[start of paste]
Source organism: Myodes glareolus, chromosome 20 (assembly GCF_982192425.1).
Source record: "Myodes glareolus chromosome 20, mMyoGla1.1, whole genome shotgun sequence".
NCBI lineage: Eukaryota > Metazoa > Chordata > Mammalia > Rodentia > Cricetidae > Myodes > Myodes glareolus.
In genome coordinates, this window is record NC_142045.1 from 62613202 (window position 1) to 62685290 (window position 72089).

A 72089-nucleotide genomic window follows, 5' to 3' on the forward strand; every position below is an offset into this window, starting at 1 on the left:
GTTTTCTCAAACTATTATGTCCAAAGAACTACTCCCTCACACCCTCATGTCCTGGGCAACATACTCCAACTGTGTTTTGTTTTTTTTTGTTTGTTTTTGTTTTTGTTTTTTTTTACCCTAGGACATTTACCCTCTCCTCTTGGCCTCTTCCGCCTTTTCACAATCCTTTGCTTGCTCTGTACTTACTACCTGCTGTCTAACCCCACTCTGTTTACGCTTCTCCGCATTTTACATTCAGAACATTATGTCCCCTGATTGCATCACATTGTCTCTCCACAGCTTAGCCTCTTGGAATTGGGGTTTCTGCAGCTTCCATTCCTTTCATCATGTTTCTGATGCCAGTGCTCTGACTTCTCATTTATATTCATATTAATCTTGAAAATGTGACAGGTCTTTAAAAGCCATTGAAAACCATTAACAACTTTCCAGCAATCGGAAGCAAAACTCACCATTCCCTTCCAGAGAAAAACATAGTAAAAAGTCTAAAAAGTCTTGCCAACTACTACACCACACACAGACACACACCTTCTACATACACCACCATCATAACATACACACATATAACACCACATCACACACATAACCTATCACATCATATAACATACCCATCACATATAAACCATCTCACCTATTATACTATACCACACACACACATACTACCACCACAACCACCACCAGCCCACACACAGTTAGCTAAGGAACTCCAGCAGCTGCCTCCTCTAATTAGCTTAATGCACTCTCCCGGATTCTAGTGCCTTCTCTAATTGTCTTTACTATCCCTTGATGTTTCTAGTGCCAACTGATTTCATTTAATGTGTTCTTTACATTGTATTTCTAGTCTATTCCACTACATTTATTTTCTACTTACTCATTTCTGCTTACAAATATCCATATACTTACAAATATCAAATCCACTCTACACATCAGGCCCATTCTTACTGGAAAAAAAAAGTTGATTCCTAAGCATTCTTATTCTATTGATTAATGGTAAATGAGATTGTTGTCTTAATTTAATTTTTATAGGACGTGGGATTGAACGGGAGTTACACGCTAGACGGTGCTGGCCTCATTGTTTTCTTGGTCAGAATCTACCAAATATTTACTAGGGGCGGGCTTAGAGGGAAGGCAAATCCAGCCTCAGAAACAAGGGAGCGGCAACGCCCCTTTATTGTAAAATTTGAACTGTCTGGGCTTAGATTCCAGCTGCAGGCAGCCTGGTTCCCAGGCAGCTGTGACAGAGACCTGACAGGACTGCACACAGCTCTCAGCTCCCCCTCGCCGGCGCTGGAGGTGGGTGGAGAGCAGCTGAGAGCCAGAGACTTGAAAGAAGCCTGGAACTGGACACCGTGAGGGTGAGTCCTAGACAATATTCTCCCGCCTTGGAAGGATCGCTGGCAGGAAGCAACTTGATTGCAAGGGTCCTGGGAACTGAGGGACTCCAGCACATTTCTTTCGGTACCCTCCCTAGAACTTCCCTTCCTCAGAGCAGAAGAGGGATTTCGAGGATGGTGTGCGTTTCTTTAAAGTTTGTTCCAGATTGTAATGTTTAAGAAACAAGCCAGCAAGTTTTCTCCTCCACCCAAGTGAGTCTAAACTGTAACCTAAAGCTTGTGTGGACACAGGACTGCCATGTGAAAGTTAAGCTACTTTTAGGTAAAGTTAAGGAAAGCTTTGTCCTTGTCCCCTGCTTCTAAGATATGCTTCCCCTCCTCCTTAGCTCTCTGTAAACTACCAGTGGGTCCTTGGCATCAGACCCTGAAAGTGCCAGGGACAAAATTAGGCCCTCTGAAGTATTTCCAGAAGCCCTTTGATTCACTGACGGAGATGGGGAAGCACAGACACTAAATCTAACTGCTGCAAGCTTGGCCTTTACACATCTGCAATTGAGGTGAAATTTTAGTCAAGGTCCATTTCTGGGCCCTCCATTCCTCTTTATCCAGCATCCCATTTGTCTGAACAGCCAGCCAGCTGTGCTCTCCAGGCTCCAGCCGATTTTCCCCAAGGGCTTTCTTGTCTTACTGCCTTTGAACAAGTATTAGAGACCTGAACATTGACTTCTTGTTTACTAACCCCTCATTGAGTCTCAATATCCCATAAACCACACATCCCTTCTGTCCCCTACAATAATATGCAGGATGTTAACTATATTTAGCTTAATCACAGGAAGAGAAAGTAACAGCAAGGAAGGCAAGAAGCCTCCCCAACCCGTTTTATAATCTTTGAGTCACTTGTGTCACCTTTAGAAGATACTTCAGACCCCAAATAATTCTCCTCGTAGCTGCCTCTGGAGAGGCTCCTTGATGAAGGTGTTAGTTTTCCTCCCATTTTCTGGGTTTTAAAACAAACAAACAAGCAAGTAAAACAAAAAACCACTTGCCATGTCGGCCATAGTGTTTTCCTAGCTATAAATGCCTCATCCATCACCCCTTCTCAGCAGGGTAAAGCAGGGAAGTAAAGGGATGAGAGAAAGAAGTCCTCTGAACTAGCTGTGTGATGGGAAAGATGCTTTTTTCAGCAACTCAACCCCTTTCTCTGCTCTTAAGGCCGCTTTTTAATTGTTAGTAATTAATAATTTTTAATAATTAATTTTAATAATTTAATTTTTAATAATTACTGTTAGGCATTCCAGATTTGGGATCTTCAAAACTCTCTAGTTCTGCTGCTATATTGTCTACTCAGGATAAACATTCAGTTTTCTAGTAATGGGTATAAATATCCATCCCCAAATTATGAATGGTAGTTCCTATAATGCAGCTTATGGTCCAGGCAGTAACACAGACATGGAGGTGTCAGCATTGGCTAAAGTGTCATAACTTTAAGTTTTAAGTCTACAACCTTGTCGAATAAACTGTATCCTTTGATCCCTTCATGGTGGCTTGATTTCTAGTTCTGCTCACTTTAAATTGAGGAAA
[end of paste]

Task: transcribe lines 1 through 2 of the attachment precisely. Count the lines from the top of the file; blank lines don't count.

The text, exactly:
Source organism: Myodes glareolus, chromosome 20 (assembly GCF_982192425.1).
Source record: "Myodes glareolus chromosome 20, mMyoGla1.1, whole genome shotgun sequence".